Applicants may wish to consult with the Competition Bureau of Industry Canada with respect to any potential implications under the Competition Act.
An applicant should also describe its institutional capabilities, including, in particular, previous experience in telecommunications and related businesses, the abilities and expertise of its management and staff, and such arrangements or agreements with other companies and organizations as would enhance the ability of the applicant to carry out the project.
Applicants will be evaluated on the capabilities demonstrated by their inclusive, comprehensive and reasoned submissions.
6.6 Technical Requirements and Capabilities
Applicants must submit technical information to describe the essential technical operating parameters of the satellite and earth station facilities, the limits of the
service area and the relative signal strength throughout the service area, and other information for radio coordination and technical evaluation (that is, information necessary to determine if the application is in conformity with the ITU DBS Plans or with the proposed modifications thereto submitted by Industry Canada, or whether a further request for modifications will be necessary). Any applicant proposing to modify the existing ITU DBS Plans, in accordance with the Industry Canada proposal or otherwise, should include an appropriate technical and interference analysis sufficient to carry out international coordination, and the applicant should commit to providing, if successful in its application, such additional information and assistance as might be required during future international coordination activities. Applicants which can demonstrate the broadest possible geographic coverage of Canada, with the highest quality of signals to all regions of Canada, will be favoured.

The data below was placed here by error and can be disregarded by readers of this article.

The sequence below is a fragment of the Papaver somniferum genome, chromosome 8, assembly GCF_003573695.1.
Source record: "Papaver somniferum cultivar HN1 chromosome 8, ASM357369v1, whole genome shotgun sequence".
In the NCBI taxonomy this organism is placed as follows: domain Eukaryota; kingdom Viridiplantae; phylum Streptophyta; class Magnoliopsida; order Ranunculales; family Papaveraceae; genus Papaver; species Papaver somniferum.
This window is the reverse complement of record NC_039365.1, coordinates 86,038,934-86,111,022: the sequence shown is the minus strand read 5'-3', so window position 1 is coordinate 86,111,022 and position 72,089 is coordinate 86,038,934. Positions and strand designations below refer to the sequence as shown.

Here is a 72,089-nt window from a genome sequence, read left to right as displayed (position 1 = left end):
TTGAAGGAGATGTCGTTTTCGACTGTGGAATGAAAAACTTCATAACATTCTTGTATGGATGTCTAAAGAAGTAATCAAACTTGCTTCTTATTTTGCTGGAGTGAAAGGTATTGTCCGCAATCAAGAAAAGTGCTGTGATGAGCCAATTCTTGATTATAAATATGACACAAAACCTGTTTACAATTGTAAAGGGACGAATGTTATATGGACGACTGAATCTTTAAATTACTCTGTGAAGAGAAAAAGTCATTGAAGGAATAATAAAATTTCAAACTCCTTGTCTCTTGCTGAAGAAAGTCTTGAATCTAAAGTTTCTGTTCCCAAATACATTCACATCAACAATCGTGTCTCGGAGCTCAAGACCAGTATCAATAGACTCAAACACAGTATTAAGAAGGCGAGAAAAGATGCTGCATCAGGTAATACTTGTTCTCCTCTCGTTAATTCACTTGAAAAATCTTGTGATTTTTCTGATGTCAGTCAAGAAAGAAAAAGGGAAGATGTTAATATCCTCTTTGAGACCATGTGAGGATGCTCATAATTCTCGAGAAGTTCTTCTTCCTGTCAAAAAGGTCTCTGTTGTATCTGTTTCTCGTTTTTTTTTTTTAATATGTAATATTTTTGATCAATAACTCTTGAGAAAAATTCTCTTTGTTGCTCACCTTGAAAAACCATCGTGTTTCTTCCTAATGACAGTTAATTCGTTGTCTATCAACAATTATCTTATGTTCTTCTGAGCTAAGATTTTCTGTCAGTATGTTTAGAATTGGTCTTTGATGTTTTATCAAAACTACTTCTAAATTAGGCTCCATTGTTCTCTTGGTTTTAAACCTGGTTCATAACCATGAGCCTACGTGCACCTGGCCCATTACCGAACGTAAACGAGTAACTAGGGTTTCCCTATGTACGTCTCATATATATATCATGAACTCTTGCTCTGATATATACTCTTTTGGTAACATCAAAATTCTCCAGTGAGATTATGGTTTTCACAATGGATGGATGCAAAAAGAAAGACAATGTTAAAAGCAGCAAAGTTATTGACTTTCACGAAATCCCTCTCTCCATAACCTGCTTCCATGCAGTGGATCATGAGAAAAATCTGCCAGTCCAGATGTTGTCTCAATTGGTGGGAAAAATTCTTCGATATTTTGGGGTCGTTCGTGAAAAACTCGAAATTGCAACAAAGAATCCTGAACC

Applicants must indicate their operational and technical experience and competence, or how such expertise would be acquired, for the procurement, launch and operation of the satellites, and for the maintenance of effective control and operation of the satellites. Applicants will be evaluated on such existing or acquired operational and technical experience and competence.
Applicants are reminded of Provision 2674 of the ITU Radio Regulations, which addresses the obligations regarding broadcasting-satellite service coverage of another country in the absence of an agreement with that country. Since at this time there are no agreements with the United States or any other country respecting such coverage, applicants should indicate how, and to what extent, they are able to comply with this Provision.
Industry Canada is of the view that fees should reflect the economic value of the radio frequency spectrum resource consumed. However, in the absence of a market-based mechanism by which such economic value could be ascertained, the Department recognizes that such determinations are difficult.
Industry Canada, having analyzed the potential Canadian market value of the orbital and spectrum resources in question, proposes an annual authorization fee, to be fixed by the Minister under the Department of Industry Act, of $67,000 per authorized satellite transponder, payable whether or not the transponder is in actual use. The pro-rated balance of the then-current fiscal year's authorization fee will be due within 30 days of the issuance of the radio authorization by the Minister. Thereafter, the annual fees will be due on April 1st of each year. In the future, the Minister may adjust the fee that was initially fixed, as better information about market determined valuations becomes available or as other circumstances (including obtaining the ability to supply satellite transmission capacity for the delivery of services outside Canada) so warrant.